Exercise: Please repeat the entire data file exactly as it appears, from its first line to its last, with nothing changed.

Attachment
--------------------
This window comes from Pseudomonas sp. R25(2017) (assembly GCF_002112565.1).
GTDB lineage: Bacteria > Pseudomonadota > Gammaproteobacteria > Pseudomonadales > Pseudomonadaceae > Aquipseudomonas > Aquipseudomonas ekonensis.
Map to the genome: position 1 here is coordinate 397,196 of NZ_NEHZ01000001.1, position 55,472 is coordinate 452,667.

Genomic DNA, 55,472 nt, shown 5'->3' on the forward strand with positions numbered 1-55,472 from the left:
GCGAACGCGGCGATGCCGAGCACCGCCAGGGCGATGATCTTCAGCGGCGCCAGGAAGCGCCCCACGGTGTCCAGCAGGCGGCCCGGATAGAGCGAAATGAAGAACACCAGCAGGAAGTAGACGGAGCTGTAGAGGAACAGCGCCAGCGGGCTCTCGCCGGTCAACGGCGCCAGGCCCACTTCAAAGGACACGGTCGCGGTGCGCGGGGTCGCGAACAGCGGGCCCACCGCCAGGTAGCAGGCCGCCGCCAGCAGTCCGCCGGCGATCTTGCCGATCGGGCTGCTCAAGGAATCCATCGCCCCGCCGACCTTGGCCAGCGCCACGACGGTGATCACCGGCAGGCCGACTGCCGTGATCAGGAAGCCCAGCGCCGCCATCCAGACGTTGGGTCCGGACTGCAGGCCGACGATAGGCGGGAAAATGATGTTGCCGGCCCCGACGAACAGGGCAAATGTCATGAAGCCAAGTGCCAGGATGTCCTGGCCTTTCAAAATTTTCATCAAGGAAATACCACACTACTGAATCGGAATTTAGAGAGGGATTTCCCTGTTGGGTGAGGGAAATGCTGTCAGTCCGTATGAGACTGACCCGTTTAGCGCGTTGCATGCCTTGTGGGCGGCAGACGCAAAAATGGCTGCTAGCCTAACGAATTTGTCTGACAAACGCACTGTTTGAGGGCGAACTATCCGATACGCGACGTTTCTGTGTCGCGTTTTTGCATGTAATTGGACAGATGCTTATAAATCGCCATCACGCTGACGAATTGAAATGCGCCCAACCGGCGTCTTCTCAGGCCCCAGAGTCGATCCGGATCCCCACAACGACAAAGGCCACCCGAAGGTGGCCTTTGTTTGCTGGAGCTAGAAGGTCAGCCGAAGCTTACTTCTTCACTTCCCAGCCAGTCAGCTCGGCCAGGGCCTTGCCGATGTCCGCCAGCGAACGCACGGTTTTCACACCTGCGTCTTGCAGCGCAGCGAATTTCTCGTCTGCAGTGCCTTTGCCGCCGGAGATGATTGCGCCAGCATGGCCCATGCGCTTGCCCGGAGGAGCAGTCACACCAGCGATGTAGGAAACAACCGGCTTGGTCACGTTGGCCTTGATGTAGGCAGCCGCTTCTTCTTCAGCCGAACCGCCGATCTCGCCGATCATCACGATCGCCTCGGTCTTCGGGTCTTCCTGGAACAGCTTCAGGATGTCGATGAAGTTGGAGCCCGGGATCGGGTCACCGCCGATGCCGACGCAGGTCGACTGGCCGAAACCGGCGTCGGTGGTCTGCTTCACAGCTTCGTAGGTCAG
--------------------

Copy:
This window comes from Pseudomonas sp. R25(2017) (assembly GCF_002112565.1).
GTDB lineage: Bacteria > Pseudomonadota > Gammaproteobacteria > Pseudomonadales > Pseudomonadaceae > Aquipseudomonas > Aquipseudomonas ekonensis.
Map to the genome: position 1 here is coordinate 397,196 of NZ_NEHZ01000001.1, position 55,472 is coordinate 452,667.

Genomic DNA, 55,472 nt, shown 5'->3' on the forward strand with positions numbered 1-55,472 from the left:
GCGAACGCGGCGATGCCGAGCACCGCCAGGGCGATGATCTTCAGCGGCGCCAGGAAGCGCCCCACGGTGTCCAGCAGGCGGCCCGGATAGAGCGAAATGAAGAACACCAGCAGGAAGTAGACGGAGCTGTAGAGGAACAGCGCCAGCGGGCTCTCGCCGGTCAACGGCGCCAGGCCCACTTCAAAGGACACGGTCGCGGTGCGCGGGGTCGCGAACAGCGGGCCCACCGCCAGGTAGCAGGCCGCCGCCAGCAGTCCGCCGGCGATCTTGCCGATCGGGCTGCTCAAGGAATCCATCGCCCCGCCGACCTTGGCCAGCGCCACGACGGTGATCACCGGCAGGCCGACTGCCGTGATCAGGAAGCCCAGCGCCGCCATCCAGACGTTGGGTCCGGACTGCAGGCCGACGATAGGCGGGAAAATGATGTTGCCGGCCCCGACGAACAGGGCAAATGTCATGAAGCCAAGTGCCAGGATGTCCTGGCCTTTCAAAATTTTCATCAAGGAAATACCACACTACTGAATCGGAATTTAGAGAGGGATTTCCCTGTTGGGTGAGGGAAATGCTGTCAGTCCGTATGAGACTGACCCGTTTAGCGCGTTGCATGCCTTGTGGGCGGCAGACGCAAAAATGGCTGCTAGCCTAACGAATTTGTCTGACAAACGCACTGTTTGAGGGCGAACTATCCGATACGCGACGTTTCTGTGTCGCGTTTTTGCATGTAATTGGACAGATGCTTATAAATCGCCATCACGCTGACGAATTGAAATGCGCCCAACCGGCGTCTTCTCAGGCCCCAGAGTCGATCCGGATCCCCACAACGACAAAGGCCACCCGAAGGTGGCCTTTGTTTGCTGGAGCTAGAAGGTCAGCCGAAGCTTACTTCTTCACTTCCCAGCCAGTCAGCTCGGCCAGGGCCTTGCCGATGTCCGCCAGCGAACGCACGGTTTTCACACCTGCGTCTTGCAGCGCAGCGAATTTCTCGTCTGCAGTGCCTTTGCCGCCGGAGATGATTGCGCCAGCATGGCCCATGCGCTTGCCCGGAGGAGCAGTCACACCAGCGATGTAGGAAACAACCGGCTTGGTCACGTTGGCCTTGATGTAGGCAGCCGCTTCTTCTTCAGCCGAACCGCCGATCTCGCCGATCATCACGATCGCCTCGGTCTTCGGGTCTTCCTGGAACAGCTTCAGGATGTCGATGAAGTTGGAGCCCGGGATCGGGTCACCGCCGATGCCGACGCAGGTCGACTGGCCGAAACCGGCGTCGGTGGTCTGCTTCACAGCTTCGTAGGTCAG